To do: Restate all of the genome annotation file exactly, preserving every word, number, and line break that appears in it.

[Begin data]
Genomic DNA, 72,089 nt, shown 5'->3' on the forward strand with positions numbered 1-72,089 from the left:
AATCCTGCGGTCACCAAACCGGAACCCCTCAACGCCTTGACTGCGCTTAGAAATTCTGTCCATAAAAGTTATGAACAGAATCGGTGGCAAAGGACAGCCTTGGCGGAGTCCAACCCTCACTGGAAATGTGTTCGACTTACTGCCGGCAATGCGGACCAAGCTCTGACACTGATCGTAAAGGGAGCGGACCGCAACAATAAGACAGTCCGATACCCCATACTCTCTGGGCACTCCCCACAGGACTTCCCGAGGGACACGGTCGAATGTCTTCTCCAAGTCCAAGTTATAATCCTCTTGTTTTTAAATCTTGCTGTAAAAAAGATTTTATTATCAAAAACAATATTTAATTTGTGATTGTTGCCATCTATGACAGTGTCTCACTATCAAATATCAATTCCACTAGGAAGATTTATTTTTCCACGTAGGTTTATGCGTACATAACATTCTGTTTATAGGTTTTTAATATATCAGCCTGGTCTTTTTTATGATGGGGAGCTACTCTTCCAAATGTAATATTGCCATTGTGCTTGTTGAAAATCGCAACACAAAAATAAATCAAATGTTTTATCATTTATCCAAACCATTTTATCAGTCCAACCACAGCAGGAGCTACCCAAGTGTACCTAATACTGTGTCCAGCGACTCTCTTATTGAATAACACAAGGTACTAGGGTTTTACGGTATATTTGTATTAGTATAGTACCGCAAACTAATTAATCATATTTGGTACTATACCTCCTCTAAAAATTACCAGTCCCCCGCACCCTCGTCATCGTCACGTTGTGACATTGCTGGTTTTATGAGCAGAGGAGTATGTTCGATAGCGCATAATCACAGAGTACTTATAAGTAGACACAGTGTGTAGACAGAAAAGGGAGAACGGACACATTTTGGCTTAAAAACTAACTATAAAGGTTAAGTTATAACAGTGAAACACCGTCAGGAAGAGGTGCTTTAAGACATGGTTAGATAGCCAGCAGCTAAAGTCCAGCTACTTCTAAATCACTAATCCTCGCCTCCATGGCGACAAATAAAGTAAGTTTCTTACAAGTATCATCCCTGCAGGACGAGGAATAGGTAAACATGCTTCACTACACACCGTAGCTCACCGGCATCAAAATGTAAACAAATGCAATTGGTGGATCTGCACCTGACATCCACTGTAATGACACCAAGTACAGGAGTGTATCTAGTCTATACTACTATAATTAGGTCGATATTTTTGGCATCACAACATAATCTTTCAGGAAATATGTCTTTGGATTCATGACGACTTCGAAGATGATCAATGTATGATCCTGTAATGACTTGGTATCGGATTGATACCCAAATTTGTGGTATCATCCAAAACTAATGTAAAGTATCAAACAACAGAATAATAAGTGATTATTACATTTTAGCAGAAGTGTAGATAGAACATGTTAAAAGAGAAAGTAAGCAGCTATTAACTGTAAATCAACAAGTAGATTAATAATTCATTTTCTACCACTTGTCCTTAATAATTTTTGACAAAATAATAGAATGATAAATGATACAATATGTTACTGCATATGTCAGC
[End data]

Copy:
Genomic DNA, 72,089 nt, shown 5'->3' on the forward strand with positions numbered 1-72,089 from the left:
AATCCTGCGGTCACCAAACCGGAACCCCTCAACGCCTTGACTGCGCTTAGAAATTCTGTCCATAAAAGTTATGAACAGAATCGGTGGCAAAGGACAGCCTTGGCGGAGTCCAACCCTCACTGGAAATGTGTTCGACTTACTGCCGGCAATGCGGACCAAGCTCTGACACTGATCGTAAAGGGAGCGGACCGCAACAATAAGACAGTCCGATACCCCATACTCTCTGGGCACTCCCCACAGGACTTCCCGAGGGACACGGTCGAATGTCTTCTCCAAGTCCAAGTTATAATCCTCTTGTTTTTAAATCTTGCTGTAAAAAAGATTTTATTATCAAAAACAATATTTAATTTGTGATTGTTGCCATCTATGACAGTGTCTCACTATCAAATATCAATTCCACTAGGAAGATTTATTTTTCCACGTAGGTTTATGCGTACATAACATTCTGTTTATAGGTTTTTAATATATCAGCCTGGTCTTTTTTATGATGGGGAGCTACTCTTCCAAATGTAATATTGCCATTGTGCTTGTTGAAAATCGCAACACAAAAATAAATCAAATGTTTTATCATTTATCCAAACCATTTTATCAGTCCAACCACAGCAGGAGCTACCCAAGTGTACCTAATACTGTGTCCAGCGACTCTCTTATTGAATAACACAAGGTACTAGGGTTTTACGGTATATTTGTATTAGTATAGTACCGCAAACTAATTAATCATATTTGGTACTATACCTCCTCTAAAAATTACCAGTCCCCCGCACCCTCGTCATCGTCACGTTGTGACATTGCTGGTTTTATGAGCAGAGGAGTATGTTCGATAGCGCATAATCACAGAGTACTTATAAGTAGACACAGTGTGTAGACAGAAAAGGGAGAACGGACACATTTTGGCTTAAAAACTAACTATAAAGGTTAAGTTATAACAGTGAAACACCGTCAGGAAGAGGTGCTTTAAGACATGGTTAGATAGCCAGCAGCTAAAGTCCAGCTACTTCTAAATCACTAATCCTCGCCTCCATGGCGACAAATAAAGTAAGTTTCTTACAAGTATCATCCCTGCAGGACGAGGAATAGGTAAACATGCTTCACTACACACCGTAGCTCACCGGCATCAAAATGTAAACAAATGCAATTGGTGGATCTGCACCTGACATCCACTGTAATGACACCAAGTACAGGAGTGTATCTAGTCTATACTACTATAATTAGGTCGATATTTTTGGCATCACAACATAATCTTTCAGGAAATATGTCTTTGGATTCATGACGACTTCGAAGATGATCAATGTATGATCCTGTAATGACTTGGTATCGGATTGATACCCAAATTTGTGGTATCATCCAAAACTAATGTAAAGTATCAAACAACAGAATAATAAGTGATTATTACATTTTAGCAGAAGTGTAGATAGAACATGTTAAAAGAGAAAGTAAGCAGCTATTAACTGTAAATCAACAAGTAGATTAATAATTCATTTTCTACCACTTGTCCTTAATAATTTTTGACAAAATAATAGAATGATAAATGATACAATATGTTACTGCATATGTCAGC